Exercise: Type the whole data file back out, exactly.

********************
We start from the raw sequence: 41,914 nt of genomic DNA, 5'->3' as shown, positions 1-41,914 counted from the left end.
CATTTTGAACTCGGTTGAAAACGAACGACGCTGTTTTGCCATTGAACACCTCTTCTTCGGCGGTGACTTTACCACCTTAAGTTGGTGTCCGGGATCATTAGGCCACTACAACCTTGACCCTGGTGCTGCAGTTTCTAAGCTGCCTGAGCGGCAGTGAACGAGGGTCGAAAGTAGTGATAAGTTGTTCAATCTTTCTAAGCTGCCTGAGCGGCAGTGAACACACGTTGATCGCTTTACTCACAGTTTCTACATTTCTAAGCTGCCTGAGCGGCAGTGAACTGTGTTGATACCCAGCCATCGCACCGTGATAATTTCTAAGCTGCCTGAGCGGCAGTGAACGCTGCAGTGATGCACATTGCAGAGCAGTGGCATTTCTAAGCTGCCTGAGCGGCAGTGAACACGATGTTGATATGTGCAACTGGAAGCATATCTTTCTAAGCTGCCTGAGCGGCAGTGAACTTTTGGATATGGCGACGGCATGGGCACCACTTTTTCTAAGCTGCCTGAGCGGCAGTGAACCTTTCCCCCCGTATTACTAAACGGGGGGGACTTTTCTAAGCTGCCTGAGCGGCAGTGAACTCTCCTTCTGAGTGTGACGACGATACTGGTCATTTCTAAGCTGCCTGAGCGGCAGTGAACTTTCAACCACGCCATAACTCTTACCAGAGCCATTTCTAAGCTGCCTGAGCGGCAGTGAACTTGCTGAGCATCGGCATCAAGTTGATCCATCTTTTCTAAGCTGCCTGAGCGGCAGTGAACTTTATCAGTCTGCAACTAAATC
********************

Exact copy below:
We start from the raw sequence: 41,914 nt of genomic DNA, 5'->3' as shown, positions 1-41,914 counted from the left end.
CATTTTGAACTCGGTTGAAAACGAACGACGCTGTTTTGCCATTGAACACCTCTTCTTCGGCGGTGACTTTACCACCTTAAGTTGGTGTCCGGGATCATTAGGCCACTACAACCTTGACCCTGGTGCTGCAGTTTCTAAGCTGCCTGAGCGGCAGTGAACGAGGGTCGAAAGTAGTGATAAGTTGTTCAATCTTTCTAAGCTGCCTGAGCGGCAGTGAACACACGTTGATCGCTTTACTCACAGTTTCTACATTTCTAAGCTGCCTGAGCGGCAGTGAACTGTGTTGATACCCAGCCATCGCACCGTGATAATTTCTAAGCTGCCTGAGCGGCAGTGAACGCTGCAGTGATGCACATTGCAGAGCAGTGGCATTTCTAAGCTGCCTGAGCGGCAGTGAACACGATGTTGATATGTGCAACTGGAAGCATATCTTTCTAAGCTGCCTGAGCGGCAGTGAACTTTTGGATATGGCGACGGCATGGGCACCACTTTTTCTAAGCTGCCTGAGCGGCAGTGAACCTTTCCCCCCGTATTACTAAACGGGGGGGACTTTTCTAAGCTGCCTGAGCGGCAGTGAACTCTCCTTCTGAGTGTGACGACGATACTGGTCATTTCTAAGCTGCCTGAGCGGCAGTGAACTTTCAACCACGCCATAACTCTTACCAGAGCCATTTCTAAGCTGCCTGAGCGGCAGTGAACTTGCTGAGCATCGGCATCAAGTTGATCCATCTTTTCTAAGCTGCCTGAGCGGCAGTGAACTTTATCAGTCTGCAACTAAATC